Feb 022011
 

New documentary nears completion with the help of Kickstarter

By Lucy Jones

Artist Robert Morgan in one of the shots from John Ashley's unpublished book "The Pagan Babies"

Anyone who followed Institute 193’s successful financing campaign for Guy Mendes’ gorgeous new book 40/40: Forty Years, Forty Portraits knows the power of Kickstarter. Thanks to contributions raised on the nearly two year old website, Institute 193 was able to publish the book, individual financiers were able to count themselves as an important part of the process whilst simultaneously reaping tangible rewards, and the community as a whole benefitted from a project that documents some of the most interesting people and moments in Kentucky’s recent history.

Another project of local interest promises to do the same. Filmmaker Jean Donohue has been working on the documentary film The Last of the Pagan Babies since 2006. The film, which chronicles the rich cultural legacy of Lexington’s gay underground, is in the final stretch of completion. In an effort to cover the costs of final filming and post-production, Donohue has turned to the increasingly effective site.  As she explains, “Fundraising is always the drag. Filmmaking is 90% fundraising, and grants for this project have not materialized.  We’ve gotten this far with funds from a fundraiser we had three summers ago.  The Kickstarter campaign has been a real shot in the arm.”

Donohue conceived the project in 2006 following a chance reunion with artist Robert Morgan. While reminiscing about the vibrant arts and cultural scene that existed in Lexington in the 1970s and early 1980s, much of which had been buoyed by the gay community, the two realized that many of the key players of that period had since passed away or otherwise disappeared. Donohue decided that there was a story to be told, and felt a sense of urgency to tell that story now.

The name of the film refers to an arts collective that emerged during that time and ultimately came to be known as the Pagan Babies. Morgan, one of the group’s pioneers, describes the Pagan Babies as “a loose confederation of young, wild gay kids and artists who dressed in drag and performed guerrilla street theater.” Their look and demeanor was met with stern disapproval by the comparatively staid members of Lexington’s Old Guard gay community. “All the drag queens absolutely hated it,” says Morgan. “Here we were—shirtless.”

The aims of the Pagan Babies, however, went far beyond aesthetics. “A lot of us were political young gay kids. We emulated what we saw in the underground press,” explains Morgan. Their sphere of influence widened as people made the move from Kentucky to urban centers like New York City and San Francisco but kept their local ethos intact. “Lexington had a direct link to a lot of scenes in art, theater, and politics during that time.”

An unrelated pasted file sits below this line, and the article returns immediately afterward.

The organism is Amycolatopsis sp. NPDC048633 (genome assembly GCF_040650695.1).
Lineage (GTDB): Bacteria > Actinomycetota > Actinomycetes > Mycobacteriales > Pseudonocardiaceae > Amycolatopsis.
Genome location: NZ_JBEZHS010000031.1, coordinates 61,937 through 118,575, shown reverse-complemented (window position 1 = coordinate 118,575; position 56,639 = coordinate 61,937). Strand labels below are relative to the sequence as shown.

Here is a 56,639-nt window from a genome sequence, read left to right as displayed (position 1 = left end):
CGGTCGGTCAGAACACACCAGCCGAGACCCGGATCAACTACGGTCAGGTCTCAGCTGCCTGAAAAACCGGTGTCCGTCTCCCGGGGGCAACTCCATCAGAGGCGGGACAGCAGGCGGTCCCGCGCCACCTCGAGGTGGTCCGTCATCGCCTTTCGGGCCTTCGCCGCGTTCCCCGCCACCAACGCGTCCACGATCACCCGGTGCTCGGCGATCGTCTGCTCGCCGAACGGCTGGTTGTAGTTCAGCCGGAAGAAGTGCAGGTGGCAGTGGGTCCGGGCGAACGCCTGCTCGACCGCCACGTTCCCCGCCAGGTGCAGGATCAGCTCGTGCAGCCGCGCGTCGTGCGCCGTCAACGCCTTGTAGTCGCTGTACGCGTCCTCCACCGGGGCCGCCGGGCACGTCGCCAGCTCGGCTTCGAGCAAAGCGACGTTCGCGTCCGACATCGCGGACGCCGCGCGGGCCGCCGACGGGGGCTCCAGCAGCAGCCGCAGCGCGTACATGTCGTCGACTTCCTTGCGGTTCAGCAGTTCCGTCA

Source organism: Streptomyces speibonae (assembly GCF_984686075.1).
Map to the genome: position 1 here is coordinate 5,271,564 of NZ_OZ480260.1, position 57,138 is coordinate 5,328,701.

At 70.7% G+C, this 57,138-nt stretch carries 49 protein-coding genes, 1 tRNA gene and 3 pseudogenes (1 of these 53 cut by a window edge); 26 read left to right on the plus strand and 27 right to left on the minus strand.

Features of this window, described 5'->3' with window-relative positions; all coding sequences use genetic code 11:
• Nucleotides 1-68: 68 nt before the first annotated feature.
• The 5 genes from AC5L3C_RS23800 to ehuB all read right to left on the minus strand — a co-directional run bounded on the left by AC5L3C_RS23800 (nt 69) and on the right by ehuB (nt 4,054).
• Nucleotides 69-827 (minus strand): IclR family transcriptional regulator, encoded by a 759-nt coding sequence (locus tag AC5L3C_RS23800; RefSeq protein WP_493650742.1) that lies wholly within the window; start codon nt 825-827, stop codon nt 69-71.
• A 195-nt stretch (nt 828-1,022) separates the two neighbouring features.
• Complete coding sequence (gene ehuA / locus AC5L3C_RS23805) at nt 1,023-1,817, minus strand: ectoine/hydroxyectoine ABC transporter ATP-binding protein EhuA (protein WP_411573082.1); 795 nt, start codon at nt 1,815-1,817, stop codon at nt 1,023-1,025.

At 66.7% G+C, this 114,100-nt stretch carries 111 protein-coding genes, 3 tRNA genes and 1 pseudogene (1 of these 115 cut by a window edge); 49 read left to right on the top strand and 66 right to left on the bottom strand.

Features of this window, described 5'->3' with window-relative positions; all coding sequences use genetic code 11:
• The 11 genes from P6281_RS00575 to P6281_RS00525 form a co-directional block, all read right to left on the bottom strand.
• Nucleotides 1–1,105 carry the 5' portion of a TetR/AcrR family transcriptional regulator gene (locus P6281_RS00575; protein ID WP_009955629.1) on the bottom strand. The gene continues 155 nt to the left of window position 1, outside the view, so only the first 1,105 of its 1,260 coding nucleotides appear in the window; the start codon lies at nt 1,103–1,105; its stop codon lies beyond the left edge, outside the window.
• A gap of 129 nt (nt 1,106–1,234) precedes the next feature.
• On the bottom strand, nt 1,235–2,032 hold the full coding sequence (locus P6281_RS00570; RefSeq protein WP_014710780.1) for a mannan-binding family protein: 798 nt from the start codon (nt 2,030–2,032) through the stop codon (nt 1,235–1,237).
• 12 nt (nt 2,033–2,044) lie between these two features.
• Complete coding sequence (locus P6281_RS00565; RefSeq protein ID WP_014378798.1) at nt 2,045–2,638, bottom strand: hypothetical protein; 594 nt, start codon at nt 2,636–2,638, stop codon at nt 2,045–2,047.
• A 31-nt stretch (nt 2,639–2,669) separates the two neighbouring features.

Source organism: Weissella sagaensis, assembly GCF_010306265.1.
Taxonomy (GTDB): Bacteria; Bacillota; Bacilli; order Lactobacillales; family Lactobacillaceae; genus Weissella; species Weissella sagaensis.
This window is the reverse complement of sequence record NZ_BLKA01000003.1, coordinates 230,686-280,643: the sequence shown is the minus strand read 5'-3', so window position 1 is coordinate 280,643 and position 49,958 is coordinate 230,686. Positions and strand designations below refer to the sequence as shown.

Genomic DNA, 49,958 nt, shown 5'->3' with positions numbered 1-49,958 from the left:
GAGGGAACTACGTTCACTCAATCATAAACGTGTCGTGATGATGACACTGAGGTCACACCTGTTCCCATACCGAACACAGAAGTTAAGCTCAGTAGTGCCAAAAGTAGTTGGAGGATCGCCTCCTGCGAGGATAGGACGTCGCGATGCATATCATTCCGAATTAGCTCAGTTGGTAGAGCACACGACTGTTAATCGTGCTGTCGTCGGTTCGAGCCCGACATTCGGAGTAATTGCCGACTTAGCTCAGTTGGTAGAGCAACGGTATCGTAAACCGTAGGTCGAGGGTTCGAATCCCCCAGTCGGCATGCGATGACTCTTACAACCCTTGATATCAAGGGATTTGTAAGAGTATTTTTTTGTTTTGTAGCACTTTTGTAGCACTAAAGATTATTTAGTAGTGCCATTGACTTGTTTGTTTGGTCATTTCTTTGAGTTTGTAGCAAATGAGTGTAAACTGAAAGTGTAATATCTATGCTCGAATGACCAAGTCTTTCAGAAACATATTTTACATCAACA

The exploits of the Pagan Babies were documented by photographer John Ashley in a series of shoots which featured Morgan and other Lexington luminaries such as Bradley Picklesimer. Photos were compiled for a book with an introduction by Tennessee Williams, but the book was never published.

Donohue’s goal in making the film is “to tell a unique story about Southern history and its intersection with gay culture and underground art. Having lived in Boston for several years, and Cincinnati for that matter, when I described what my own coming of age in Lexington was like they couldn’t believe it.  Some in the Northeast don’t believe there could be a rich counterculture of art, music, sexual camp, drag, and gay life.  So, in a way, my goal is to share the local underground mythos and…counter perceptions that gay culture didn’t exist in Kentucky or the South.”

The film strives not only to document the Pagan Babies and their influence on arts in Lexington, but to explore what came before them. Morgan cites Lexington’s legendary Sweet Evening Breeze as an example of the intergenerational links that have informed the town’s identity. Born in the late 1800s, “Miss Sweets” lived until 1983 and spent most of that time living openly as a cross dresser. “She was the transvestite mascot of Lexington in the 1920s, 1930s, and 1940s.” Morgan recalls sitting with an elderly Sweets at Brezing’s Bar watching a young first time punk band perform. “She was part of this odd, unusual continuum of sexual outlaws who made contact with the next generation.”

Donohue hopes to maintain this cultural continuum by documenting it. To help her achieve her goal, please visit kickstarter.com and search for “The Last of the Pagan Babies.”

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  2 Responses to “The Last of the Pagan Babies”

  1. I graduated from U of K in 1967. I was a member of the Sigma Nu fraternity which was well known for pushing the limits. Henry Faulkner used to frequent our parties. I am 6′ 5″ and was a brother of Pat Riley. Henry loved his athletes and the “big boys”. I was invited to several of Henry’s parties…Authur Murry Dance Studio. I well remember Henry’s Goat, Alice and feeding her Maker’s Mark at a frat. party. Henry also had a white rabbit that he carried on a yellow satin pillow and pranced through the football stands yelling “Come fellows”. “Sweets” was also invited to some of the parties…..he did not stay long……I remember him admonishing us…”What would your Mamas say if they could see you now. Many memories of Henry….he “fixed me and others up with an older woman “Aunt Sandy”. Meeting Sandy, I was invited to Henry’s house and got to see his paintings. I remember dancing with my girl friend at a S N party and Henry came up to us and tapped her on the shoulder, she went to dance with him, he said “no” its him I want to dance with….we danced for a minute to the cheers of the brotherhood. I could go on. Jon

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